To Complete the Jigsaw : British Military Intelligence in the First World War
From tragic beginnings at Crimea to the groundbreaking work of the First World War, To Complete the Jigsaw traces the development of British military intelligence and the role it played in supplying vital information to the war effort. Whilst the histories of MI5 and MI6 have been well documented, the story of the officers and NCOs who pioneered army intelligence and security has remained largely untold. Introducing new techniques such as counter-intelligence, protective security, wireless interception and aerial photography, their dynamism prepared the ground for victory and the platform for modern military intelligence.
Nicholas van der Bijl BEM chronicles the rise of intelligence on the Western Front, at Gallipoli, in the Middle East and in East Africa. For the first time ever, this comprehensive book puts together the previously lost pieces of the jigsaw that was military intelligence during the First World War.
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Intelligence, that is knowledge of the enemy's activities, locations and strength, is a key aspect of military planning. The whole aspect of intelligence in the Second World War, in all its various guises, has been thoroughly explored by academics and popular historians alike.
The story of intelligence in the Great War, however, has hardly been told. And yet it was just important then as in Hitler's War and considerably more difficult to obtain. Thousands of soldiers' lives were sacrificed in trench raids in the hope of taking prisoner German soldiers who might tell the intelligence officers simple facts like who was stationed opposite the British trenches. Complex operations were set up in occupied Belgium and Luxembourg to pass details of trains carrying trains and munitions, which might be weeks out of date once they had reached the Allies. The intelligence provided to Haig overestimated German casualties during the Battle of Passchendaele, which meant that Haig, and particularly the politicians in London, discounted the many warnings received about the strength of the German armies prior to the Spring Offensive in March 1918 with almost calamitous results. Perhaps more successful was the Admiralty's Room 40 who read most German signals sent overseas including the Zimmerman Telegram which was instrumental in bringing the Americans into the War in April 1917.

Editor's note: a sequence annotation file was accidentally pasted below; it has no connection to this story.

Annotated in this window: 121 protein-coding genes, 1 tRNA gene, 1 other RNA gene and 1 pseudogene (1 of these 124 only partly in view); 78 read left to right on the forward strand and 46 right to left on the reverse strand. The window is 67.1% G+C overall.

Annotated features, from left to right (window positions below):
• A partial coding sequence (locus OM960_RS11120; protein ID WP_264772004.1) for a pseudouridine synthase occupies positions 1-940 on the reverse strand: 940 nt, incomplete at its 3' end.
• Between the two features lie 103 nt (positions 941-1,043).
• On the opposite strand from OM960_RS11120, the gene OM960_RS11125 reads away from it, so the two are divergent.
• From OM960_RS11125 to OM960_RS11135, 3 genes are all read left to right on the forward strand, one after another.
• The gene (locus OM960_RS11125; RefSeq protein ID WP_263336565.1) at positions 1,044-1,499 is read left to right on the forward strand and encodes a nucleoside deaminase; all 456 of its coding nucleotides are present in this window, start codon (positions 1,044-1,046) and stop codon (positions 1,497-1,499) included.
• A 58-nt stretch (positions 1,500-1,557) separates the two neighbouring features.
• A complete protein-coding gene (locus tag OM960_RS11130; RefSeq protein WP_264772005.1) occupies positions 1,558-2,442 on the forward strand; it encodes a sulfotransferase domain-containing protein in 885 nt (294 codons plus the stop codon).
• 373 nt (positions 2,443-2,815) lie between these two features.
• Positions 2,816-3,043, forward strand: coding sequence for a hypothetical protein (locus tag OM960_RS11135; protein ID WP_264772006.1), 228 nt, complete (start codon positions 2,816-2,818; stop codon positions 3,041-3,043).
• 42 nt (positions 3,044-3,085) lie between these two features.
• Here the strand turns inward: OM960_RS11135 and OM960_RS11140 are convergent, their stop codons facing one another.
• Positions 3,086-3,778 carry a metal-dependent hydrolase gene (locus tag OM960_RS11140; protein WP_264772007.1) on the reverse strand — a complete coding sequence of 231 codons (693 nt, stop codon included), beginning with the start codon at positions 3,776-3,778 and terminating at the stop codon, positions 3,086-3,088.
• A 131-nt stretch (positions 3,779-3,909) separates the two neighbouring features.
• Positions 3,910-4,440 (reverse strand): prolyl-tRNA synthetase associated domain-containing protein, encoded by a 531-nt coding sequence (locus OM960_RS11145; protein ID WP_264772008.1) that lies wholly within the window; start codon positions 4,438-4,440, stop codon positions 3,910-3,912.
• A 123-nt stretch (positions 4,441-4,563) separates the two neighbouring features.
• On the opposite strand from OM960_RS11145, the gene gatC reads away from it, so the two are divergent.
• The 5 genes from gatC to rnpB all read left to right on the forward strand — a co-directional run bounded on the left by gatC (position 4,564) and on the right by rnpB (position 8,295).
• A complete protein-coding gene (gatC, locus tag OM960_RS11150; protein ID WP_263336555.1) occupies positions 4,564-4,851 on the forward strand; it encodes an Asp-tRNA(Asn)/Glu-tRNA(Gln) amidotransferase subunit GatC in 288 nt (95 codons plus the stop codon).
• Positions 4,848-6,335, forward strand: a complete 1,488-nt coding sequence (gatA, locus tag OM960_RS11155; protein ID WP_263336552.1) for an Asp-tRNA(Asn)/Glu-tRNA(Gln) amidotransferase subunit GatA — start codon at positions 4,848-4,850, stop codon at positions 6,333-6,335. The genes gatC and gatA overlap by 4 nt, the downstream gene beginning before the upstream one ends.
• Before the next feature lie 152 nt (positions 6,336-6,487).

It does not help researchers that so many of the records have long since been destroyed. Few if any records of MI5 and MI6 survive, and there is a paucity of other material at Kew. So this book offers a useful introduction covering all the major aspects of the intelligence in the War. It is doubly useful because it covers all the 'sideshows' in Africa, Gallipoli and Palestine. Sensibly the author rather dismisses T E Lawrence's reputation as a gather of information from the Turks. But the book suffers from being badly proofread and needs better editing. And the author's prose style is pedestrian at best. Too much of it reads like one of the intelligence reports he prepared when he was an Army officer. Even so it is an important contribution to an aspect of the First World War where more research is need to 'complete the jigsaw'.
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